Blastodinium

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Classification

Higher Order Taxa

Domain: Eukaryota; Phylum: Dinoflagellata; Class: Blastodiniphyceae; Order: Blastodiniales; Family: Blastodinidae; Genus: Blastodinium

Genus

Blastodinium

Description and Significance

This genus contains cryptic species, which are species that are almost identical in physical features, with differing genetic material. All species in this genus have very similar morphological features, only differing slightly in their genomes. These species are obligate parasites, in which they must live inside a host in order to complete their life cycles. This genus will inhabit the gut of marine copepods, a group of small crustaceans typically 1-2mm in length. These parasites can grow to be a few hundred μm in length while inside the host.

These parasites are found in habits occupied by their copepods hosts-across the globe. However, these parasites are found in greater abundances in low nutrient, oligotrophic marine waters closer to the equator. The parasites found in this habitat have a greater chance of possessing chloroplasts, however, those found in colder waters near the poles of the planet are often found having no chloroplasts.

Life Cycle

The complete life cycle of species in the genus Blastodinium is unknown due to lack of experimental research. The life cycle stages during and after parasitism are known, however. This stage of the life cycle consists of the dinospore of the organism being ingested by the host and it becoming lodged in the copepod's gut. This dinospore grows into a trophocyte while inside the host. A trophocyte is just a name to describe a cell which supplies the organism with nutrients. The trophocyte then divides into a secondary trophocyte and a gonocyte. The seconary trophocyte can divide into succeeding trophocytes and gonocytes, while the gonocyte will form sporocytes. Through dispersal mechanisms, the sporocytes release sex cells from the host, allowing more copepods to become hosts after the ingestion of spores(1). Figure 1 below shows a fully grown parasite with each of these different stages labelled.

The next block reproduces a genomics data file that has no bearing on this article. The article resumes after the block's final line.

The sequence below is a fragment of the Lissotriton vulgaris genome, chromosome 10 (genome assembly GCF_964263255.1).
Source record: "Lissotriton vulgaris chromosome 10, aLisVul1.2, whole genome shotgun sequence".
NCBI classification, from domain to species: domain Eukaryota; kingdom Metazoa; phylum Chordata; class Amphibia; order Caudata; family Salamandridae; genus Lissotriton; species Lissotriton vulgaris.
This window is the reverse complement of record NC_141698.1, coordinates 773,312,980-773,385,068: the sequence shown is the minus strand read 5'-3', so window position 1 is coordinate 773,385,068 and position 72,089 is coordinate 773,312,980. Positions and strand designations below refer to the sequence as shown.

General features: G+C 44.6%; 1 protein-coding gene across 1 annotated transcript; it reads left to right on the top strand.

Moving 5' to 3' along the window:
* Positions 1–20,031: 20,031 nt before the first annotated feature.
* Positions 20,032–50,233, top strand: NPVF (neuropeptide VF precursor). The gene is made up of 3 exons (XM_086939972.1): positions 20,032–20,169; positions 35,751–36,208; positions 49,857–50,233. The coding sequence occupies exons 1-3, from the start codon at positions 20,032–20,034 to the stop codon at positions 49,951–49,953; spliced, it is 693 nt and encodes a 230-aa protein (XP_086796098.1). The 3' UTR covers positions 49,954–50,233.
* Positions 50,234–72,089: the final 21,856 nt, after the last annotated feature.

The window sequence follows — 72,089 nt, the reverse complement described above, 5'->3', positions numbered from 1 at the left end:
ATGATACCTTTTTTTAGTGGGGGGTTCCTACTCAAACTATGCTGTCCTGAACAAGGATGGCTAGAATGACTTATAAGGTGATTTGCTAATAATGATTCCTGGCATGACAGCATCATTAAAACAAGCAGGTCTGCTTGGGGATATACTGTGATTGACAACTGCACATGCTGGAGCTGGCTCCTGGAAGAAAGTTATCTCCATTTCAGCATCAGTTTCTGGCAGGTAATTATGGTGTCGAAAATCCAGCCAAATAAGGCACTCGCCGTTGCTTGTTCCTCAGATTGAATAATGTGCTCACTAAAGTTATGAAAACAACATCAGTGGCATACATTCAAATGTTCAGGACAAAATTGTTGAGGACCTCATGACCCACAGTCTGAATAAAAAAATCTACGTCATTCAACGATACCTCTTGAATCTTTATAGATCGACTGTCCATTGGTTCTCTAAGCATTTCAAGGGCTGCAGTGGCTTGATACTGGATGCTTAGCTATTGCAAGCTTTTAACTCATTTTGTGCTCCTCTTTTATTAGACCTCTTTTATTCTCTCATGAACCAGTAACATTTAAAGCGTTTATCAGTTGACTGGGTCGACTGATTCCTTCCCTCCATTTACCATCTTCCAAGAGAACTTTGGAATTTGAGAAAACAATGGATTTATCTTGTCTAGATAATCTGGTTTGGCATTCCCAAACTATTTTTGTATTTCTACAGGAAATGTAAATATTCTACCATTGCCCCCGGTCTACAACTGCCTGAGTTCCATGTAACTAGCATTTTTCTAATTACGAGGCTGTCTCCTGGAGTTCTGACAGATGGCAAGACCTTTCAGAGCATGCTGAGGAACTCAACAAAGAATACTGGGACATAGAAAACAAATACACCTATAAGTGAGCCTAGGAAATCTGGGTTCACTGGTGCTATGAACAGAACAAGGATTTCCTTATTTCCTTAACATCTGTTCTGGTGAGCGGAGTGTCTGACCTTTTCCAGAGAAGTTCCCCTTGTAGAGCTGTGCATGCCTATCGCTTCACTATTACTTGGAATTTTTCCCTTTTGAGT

Figure 1 shows a fully grown parasite which would live inside its host. (T) points to the trophocyte, (G) points to the gonocyte, and (Sp) shows the sporocytes. (Image credited to frontiers in microbiology, https://www.ncbi.nlm.nih.gov/pmc/articles/PMC...

Cell Structure and Metabolism

As mentioned in the Life Cycle section, the entire life cycle of these parasites has not been studied, making it difficult to understand the cellular structure of each stage. However, studies on the trophocyte stage have been completed. These studies show that this stage possesses multiple sporocytes, each containing chloroplasts. The trophocyte also has a golgi region, which is responsible for the majority of the parasite's internal metabolic activity. Cross-sections of the tropocyte have also shown the possession of a nucleus of the trophocyte, as well as the individual sporocytes. The nuclei are different between these two stages of the parasites life, however. The nucleus of the sporocytic cells is dinokaryotic-possessing no histones and having permanently condensed chromosomes. Both the sporocytes and trophocytes are each surrounded by cuticle layer, which is a waxy-substance providing protection for the parasite.

These organisms are considered photoheterotrophic. This classification is debated, however, due to the difference in metabolisms between those parasites having multiple functioning chloroplasts and those which do not. Those with greater numbers of chloroplasts would have a reduced reliance for receiving energy from their host, so they would be considered photoautotrophic. This mixotrophic metabolism, in which organisms use carbon dioxide (autotrophy) or organic carbon (heterotrophy) for energy, is what fuels this genus' complexity(5). Based on this mixotrophic theory, the parasites that cannot satisfy their energy needs solely from photosynthesis would obtain some energy from their hosts, thus being considered photoheterotrophic.